Federal officials should ease barriers that keep skilled nursing facilities, hospitals and other stakeholders from working together, the skilled nursing industry’s largest trade group said.
A senior policy official with the American Health Care Association recently submitted comments to the Office of the Inspector General, encouraging federal officials to lighten anti-kickback regulations. Currently, the rules prohibit payment for recommending products or services to patients who are covered by Medicare or Medicaid.
New “safe harbors” from these rules would help providers work more closely with one another.
“As a sector, SNFs are highly invested in efforts to improve care coordination and adapt to shifts in the Medicare payment focusing on value over volume,” wrote Lillian Hummel, senior director of policy and program integrity for the AHCA and National Center for Assisted Living. “Partnering with other service providers in the post-acute and long-term care spectrum is a critical element to successful care coordination.”
Amid recent pressure to control costs and improve coordination, SNFs have identified opportunities to deliver ancillary services such as therapy, lab work and transportation, she said. Many providers are exploring opportunities to vertically integrate with physicians, home health, personal care and institutional pharmacies, lacking expertise on those practices in their own facilities.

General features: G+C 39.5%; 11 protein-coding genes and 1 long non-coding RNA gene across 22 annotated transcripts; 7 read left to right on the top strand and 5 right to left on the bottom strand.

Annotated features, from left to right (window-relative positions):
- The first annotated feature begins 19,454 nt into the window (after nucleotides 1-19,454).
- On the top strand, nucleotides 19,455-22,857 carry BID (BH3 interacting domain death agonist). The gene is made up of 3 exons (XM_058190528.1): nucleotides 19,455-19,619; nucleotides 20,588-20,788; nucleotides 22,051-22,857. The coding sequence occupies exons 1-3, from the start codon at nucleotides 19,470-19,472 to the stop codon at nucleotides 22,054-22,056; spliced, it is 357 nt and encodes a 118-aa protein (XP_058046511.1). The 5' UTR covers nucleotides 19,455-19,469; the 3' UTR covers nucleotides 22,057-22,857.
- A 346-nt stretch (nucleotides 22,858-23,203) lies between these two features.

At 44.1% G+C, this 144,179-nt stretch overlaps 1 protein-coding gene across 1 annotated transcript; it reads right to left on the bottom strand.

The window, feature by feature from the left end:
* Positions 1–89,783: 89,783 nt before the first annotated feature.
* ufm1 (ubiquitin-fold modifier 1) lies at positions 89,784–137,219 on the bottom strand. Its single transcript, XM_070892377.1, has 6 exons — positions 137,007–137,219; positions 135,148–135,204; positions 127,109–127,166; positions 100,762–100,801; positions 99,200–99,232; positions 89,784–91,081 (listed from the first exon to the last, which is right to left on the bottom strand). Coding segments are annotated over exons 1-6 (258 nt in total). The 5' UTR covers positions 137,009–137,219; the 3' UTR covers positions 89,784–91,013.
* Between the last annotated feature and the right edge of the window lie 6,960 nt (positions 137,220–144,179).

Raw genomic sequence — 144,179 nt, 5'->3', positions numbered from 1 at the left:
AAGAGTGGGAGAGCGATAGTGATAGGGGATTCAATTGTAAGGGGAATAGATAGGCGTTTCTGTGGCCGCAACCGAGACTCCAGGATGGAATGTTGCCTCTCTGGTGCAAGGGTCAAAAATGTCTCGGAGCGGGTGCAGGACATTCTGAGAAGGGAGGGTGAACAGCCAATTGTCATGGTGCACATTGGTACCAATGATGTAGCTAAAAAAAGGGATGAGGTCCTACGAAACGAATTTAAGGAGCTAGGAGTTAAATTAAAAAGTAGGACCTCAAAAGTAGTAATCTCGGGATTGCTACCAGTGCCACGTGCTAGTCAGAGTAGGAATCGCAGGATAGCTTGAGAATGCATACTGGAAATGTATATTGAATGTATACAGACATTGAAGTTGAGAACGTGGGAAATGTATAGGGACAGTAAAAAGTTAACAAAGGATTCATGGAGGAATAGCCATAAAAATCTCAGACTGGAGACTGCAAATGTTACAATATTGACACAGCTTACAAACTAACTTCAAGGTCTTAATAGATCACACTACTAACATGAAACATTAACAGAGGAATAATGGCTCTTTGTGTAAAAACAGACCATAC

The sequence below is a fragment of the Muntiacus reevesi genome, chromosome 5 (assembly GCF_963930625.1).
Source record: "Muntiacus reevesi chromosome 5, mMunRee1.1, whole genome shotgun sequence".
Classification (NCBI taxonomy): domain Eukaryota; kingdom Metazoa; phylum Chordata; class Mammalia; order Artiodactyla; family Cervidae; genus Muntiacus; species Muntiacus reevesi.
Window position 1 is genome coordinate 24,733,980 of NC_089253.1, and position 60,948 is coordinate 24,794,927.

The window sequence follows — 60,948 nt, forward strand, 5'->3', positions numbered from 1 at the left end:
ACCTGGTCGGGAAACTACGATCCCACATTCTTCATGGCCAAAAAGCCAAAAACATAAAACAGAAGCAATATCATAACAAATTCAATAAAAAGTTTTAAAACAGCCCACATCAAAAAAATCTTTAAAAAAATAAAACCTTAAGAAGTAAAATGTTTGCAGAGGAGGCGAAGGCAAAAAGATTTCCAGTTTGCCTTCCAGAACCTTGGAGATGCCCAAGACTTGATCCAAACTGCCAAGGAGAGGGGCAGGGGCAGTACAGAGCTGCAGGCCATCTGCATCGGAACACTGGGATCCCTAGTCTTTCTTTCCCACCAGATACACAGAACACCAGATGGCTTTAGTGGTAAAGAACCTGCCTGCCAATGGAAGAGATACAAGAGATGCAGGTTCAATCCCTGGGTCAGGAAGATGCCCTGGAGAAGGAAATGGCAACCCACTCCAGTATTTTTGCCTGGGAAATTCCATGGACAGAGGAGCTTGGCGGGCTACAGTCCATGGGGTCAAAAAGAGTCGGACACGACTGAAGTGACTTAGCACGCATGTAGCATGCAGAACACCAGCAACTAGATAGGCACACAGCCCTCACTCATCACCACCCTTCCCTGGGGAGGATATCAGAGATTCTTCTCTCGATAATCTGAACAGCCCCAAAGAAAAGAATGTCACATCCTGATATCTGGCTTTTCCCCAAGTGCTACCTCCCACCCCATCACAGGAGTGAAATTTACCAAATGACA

“To the extent that SNF providers can collaborate with existing providers for the services within a safe harbor under the federal Anti-Kickback Statute, we believe that this will lead to better coordinated care for residents, better quality outcomes, and an enhanced ability to negotiate collaboration agreements with acute care providers and third-party and governmental payers,” Hummel wrote.
She specifically spells out language for a new safe harbor for ancillary service joint ventures, along with proposing a new navigator/care coordinator safe harbor for promoting value-based care.Hummel’s comments came in response to an August request for comments from the OIG on how existing regulations “may act as barriers to coordinated care or value-based care.”